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By Denis G.

3 minutes

Project Dependencies

A dependency occurs when one deliverable is needed in order to make progress on another deliverable. Dependencies can occur at many different levels – one task may be waiting on another, one project may be waiting on another, and even one organization may be waiting on another.

The word “dependency” is often misused, for example, if we said “the project is dependent on having enough resources in place”, we are referring to a general dependency on a particular resource pool, and not a dependency in a project sense. Because of this it is a good idea to cross check your dependencies to ensure they are not risks, assumptions, issues, or constraints on your project.

There are only three underlying reasons why a dependency can exist. There are:

  1. Logical Reasons: for example, it is impossible to eat a cake before it is made. In essence, the Make Cake stage must logically come before the Eat Cake stage.
  2. Resource Reasons: it is possible to bake 100 cakes at the same time, but we only have one small oven.
  3. Discretionary Reasons: I want to bake a chocolate cake before I bake the cake containing figs. This is because I prefer chocolate cake to fig cake, so I choose at my discretion to bake the chocolate cake first.

Although there are three underlying reasons why dependencies can exist, there are actually four different types of dependency. These are known as finish-to-start, start-to-start, finish-to-finish, and start-to-finish dependencies.

Finish-to-Start Dependencies (FS)

This is the most common type of dependency. With this type of dependency, then given two tasks, the second task can’t start until the first task has finished. Cooking pizza is used in the example below to shows that we must prepare both the topping and base before we can cook the pizza.

Finish-to-Start Dependency Graphic

Start-to-Start Dependencies (SS)

This type of dependency simply requires that the first task has begun, not that it is finished, before the second task can start. Going back to our pizza example, given no resource constraints, then there is no reason why we can’t prepare the toppings as we prepare the base.

Start-to-Start Dependency Graphic

Finish-to-Finish Dependencies (FF)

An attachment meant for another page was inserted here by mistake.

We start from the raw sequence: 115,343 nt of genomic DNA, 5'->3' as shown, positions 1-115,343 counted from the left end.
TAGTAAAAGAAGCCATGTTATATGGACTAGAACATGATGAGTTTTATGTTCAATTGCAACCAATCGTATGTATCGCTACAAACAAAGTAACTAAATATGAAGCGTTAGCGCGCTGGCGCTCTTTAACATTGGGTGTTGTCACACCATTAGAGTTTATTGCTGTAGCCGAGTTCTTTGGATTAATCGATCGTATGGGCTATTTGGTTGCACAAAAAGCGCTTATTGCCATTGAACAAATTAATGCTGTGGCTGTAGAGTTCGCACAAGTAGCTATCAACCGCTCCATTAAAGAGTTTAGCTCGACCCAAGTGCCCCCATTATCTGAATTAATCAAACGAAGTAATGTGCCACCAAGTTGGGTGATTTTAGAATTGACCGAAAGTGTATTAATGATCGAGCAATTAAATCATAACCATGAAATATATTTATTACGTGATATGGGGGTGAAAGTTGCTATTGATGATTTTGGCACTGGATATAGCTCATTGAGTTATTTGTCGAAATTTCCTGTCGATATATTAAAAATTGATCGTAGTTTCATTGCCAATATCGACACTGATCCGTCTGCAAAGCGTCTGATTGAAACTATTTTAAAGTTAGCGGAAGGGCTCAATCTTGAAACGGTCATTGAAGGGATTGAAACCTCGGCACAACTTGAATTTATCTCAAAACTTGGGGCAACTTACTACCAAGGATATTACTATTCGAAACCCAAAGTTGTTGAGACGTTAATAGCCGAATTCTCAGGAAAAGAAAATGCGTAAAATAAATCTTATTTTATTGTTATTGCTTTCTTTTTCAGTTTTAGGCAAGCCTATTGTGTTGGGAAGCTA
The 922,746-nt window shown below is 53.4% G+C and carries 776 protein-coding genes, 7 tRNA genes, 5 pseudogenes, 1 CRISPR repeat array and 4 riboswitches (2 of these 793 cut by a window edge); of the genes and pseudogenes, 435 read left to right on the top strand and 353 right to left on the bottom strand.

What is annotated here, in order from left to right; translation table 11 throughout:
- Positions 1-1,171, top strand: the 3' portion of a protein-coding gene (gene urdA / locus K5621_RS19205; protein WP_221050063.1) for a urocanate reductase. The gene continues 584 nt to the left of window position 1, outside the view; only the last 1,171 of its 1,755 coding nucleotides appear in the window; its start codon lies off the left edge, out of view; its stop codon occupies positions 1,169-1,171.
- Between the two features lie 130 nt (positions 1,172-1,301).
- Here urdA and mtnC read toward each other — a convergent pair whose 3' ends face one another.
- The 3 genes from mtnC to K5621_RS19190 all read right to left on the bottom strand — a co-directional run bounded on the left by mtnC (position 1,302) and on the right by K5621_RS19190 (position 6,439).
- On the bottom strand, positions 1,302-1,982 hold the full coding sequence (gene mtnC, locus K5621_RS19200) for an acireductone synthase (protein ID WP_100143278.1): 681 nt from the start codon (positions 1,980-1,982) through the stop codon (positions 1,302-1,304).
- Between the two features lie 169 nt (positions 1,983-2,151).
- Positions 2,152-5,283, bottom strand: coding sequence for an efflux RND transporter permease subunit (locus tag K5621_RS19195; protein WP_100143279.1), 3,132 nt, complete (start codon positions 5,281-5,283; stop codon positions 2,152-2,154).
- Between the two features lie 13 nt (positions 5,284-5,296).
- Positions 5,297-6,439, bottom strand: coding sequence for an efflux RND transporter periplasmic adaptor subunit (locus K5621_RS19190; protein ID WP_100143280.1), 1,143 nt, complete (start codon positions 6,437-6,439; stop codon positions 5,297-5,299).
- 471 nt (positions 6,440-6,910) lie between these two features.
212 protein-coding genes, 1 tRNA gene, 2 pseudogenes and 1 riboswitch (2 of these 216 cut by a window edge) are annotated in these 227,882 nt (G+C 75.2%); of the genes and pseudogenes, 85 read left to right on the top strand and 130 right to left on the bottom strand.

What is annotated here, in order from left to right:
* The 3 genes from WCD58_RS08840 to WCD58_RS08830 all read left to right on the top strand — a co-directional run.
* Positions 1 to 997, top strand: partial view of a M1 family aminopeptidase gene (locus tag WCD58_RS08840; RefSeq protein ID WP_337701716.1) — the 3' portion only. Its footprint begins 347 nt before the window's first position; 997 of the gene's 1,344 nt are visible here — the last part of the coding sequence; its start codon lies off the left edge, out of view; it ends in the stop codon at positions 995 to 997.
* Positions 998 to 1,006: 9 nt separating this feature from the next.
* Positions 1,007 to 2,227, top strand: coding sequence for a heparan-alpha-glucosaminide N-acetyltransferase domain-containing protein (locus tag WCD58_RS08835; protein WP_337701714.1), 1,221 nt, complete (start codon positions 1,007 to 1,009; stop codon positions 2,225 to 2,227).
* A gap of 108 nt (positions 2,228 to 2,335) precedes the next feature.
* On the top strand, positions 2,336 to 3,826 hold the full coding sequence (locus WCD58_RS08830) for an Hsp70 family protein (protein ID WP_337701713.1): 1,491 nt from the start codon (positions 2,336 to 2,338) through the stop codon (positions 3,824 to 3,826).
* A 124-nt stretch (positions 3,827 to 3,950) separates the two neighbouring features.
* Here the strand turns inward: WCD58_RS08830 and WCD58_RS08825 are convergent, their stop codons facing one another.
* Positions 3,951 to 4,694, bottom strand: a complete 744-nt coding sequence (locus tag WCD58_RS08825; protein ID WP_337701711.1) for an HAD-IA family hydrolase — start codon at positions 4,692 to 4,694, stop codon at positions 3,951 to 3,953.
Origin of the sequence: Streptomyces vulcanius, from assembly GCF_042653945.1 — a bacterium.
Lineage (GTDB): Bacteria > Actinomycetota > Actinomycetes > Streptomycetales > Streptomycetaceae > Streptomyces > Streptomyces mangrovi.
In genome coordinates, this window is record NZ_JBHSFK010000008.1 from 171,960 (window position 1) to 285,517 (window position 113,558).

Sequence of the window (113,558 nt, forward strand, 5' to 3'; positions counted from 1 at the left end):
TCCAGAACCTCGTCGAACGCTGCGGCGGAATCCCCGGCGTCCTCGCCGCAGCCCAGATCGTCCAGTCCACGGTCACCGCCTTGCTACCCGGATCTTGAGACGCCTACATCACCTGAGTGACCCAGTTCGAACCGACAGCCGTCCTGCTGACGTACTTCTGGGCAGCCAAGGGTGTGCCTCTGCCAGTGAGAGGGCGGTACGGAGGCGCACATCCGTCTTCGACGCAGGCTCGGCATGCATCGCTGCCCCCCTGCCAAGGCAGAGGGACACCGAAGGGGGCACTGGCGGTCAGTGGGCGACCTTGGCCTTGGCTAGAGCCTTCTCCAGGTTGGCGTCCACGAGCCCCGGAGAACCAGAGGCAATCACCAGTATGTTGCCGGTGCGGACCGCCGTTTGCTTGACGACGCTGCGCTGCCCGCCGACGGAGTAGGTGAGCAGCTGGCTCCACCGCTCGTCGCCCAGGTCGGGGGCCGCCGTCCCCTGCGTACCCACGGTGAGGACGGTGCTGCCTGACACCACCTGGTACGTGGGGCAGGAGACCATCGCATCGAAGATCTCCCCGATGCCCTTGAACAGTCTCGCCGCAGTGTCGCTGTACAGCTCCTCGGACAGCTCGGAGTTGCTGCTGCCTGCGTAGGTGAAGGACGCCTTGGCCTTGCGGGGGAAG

This type of dependency simply requires that the first task be finished in order for the second task to finish. Both tasks do not have to complete at the same time, and the second task can be completed at any point after the first task completes. In our pizza example, after the pizza is cooked, we deliver it. We could use a finish-to-finish dependency to show that we take payment for the pizza during this delivery process, and that the delivery step doesn’t finish until after payment is taken.

Finish-to-Finish Dependency Example Graphic

Start-to-Finish Dependencies (SF)

With this type of dependency we are saying that the second task cannot complete until the first task is started. The second task can finish at any point after the first task starts. In our example we could say that the process of billing the customer begins as soon as the order is received from the customer, but isn’t completed until delivery begins.

Start-to-Finish Dependency Graphic

Putting all the different dependencies together around our Pizza example we end up with the following project plan:

E2E Plan with Dependencies Graphic



There are four different dependencies you need to be aware of when planning projects and programs. These are finish-to-start, start-to-start, finish-to-finish, and start-to-finish. I hope that by looking at the example you can see how understanding the differences between these dependencies, and their nuances, enables you to better plan your projects and programs.

Cite this article

Minute Tools Content Team, Project Dependencies, Minute Tools, Oct, 2010,
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Denis G.

Originally hailing from Dublin, Denis has always been interested in all things business and started EPM in 2009. Before EPM, Denis held a leadership position at Nokia, owned a sports statistics business, and was a member of the PMI's (Project Management Institute’s) Global Executive Council for two years. Denis now spends his days helping others understand complex business topics.

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